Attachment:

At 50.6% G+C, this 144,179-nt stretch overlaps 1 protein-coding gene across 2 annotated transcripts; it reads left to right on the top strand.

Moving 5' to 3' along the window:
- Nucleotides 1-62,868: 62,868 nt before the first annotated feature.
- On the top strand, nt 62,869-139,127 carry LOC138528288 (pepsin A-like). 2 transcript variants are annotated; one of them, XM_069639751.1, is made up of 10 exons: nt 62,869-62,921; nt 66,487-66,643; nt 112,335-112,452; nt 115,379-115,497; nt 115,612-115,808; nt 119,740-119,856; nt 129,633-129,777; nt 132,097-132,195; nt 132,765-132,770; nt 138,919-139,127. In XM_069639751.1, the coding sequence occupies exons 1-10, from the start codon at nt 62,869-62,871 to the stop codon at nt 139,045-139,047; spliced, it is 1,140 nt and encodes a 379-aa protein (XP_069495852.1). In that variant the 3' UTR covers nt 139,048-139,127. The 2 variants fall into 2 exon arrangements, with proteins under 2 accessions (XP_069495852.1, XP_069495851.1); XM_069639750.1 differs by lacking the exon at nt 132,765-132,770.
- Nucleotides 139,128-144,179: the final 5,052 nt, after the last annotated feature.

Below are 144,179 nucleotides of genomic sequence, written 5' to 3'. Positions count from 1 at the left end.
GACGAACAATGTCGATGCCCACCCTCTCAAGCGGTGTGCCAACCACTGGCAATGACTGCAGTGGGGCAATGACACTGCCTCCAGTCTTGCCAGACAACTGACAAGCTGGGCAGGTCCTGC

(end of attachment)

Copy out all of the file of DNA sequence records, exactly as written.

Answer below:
At 50.6% G+C, this 144,179-nt stretch overlaps 1 protein-coding gene across 2 annotated transcripts; it reads left to right on the top strand.

Moving 5' to 3' along the window:
- Nucleotides 1-62,868: 62,868 nt before the first annotated feature.
- On the top strand, nt 62,869-139,127 carry LOC138528288 (pepsin A-like). 2 transcript variants are annotated; one of them, XM_069639751.1, is made up of 10 exons: nt 62,869-62,921; nt 66,487-66,643; nt 112,335-112,452; nt 115,379-115,497; nt 115,612-115,808; nt 119,740-119,856; nt 129,633-129,777; nt 132,097-132,195; nt 132,765-132,770; nt 138,919-139,127. In XM_069639751.1, the coding sequence occupies exons 1-10, from the start codon at nt 62,869-62,871 to the stop codon at nt 139,045-139,047; spliced, it is 1,140 nt and encodes a 379-aa protein (XP_069495852.1). In that variant the 3' UTR covers nt 139,048-139,127. The 2 variants fall into 2 exon arrangements, with proteins under 2 accessions (XP_069495852.1, XP_069495851.1); XM_069639750.1 differs by lacking the exon at nt 132,765-132,770.
- Nucleotides 139,128-144,179: the final 5,052 nt, after the last annotated feature.

Below are 144,179 nucleotides of genomic sequence, written 5' to 3'. Positions count from 1 at the left end.
GACGAACAATGTCGATGCCCACCCTCTCAAGCGGTGTGCCAACCACTGGCAATGACTGCAGTGGGGCAATGACACTGCCTCCAGTCTTGCCAGACAACTGACAAGCTGGGCAGGTCCTGC